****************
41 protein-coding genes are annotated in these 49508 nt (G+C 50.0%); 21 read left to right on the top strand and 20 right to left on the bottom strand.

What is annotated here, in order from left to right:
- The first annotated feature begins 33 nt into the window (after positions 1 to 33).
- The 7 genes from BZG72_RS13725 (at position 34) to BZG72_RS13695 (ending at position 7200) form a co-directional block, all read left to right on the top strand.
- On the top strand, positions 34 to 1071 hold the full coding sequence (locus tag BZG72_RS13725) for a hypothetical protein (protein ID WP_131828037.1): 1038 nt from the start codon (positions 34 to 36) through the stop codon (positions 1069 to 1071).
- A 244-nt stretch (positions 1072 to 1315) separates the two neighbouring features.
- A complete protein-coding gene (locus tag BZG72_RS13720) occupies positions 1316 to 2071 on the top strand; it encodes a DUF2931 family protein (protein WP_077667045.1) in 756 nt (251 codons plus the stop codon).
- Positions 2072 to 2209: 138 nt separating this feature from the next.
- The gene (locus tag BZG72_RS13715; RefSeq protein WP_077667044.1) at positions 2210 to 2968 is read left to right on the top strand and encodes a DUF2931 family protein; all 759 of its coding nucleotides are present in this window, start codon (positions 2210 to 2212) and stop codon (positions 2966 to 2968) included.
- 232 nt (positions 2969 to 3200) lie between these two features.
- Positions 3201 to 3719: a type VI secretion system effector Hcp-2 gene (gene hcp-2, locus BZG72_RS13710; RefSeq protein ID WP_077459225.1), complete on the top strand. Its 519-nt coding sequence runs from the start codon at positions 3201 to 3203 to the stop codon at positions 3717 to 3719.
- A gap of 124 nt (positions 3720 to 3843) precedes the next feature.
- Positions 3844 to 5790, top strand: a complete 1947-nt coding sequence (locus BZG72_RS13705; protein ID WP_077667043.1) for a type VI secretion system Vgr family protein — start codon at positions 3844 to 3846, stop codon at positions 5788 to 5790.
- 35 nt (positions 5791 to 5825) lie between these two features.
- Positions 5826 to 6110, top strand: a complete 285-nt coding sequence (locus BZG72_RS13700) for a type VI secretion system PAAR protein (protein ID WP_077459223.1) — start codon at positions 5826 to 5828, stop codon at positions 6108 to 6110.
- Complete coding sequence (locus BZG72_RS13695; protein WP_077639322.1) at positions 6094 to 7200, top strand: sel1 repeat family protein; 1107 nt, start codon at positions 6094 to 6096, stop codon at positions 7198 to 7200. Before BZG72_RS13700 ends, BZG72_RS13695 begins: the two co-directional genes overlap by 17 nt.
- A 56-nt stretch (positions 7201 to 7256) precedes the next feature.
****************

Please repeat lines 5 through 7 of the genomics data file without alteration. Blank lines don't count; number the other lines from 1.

- On the top strand, positions 34 to 1071 hold the full coding sequence (locus tag BZG72_RS13725) for a hypothetical protein (protein ID WP_131828037.1): 1038 nt from the start codon (positions 34 to 36) through the stop codon (positions 1069 to 1071).
- A 244-nt stretch (positions 1072 to 1315) separates the two neighbouring features.
- A complete protein-coding gene (locus tag BZG72_RS13720) occupies positions 1316 to 2071 on the top strand; it encodes a DUF2931 family protein (protein WP_077667045.1) in 756 nt (251 codons plus the stop codon).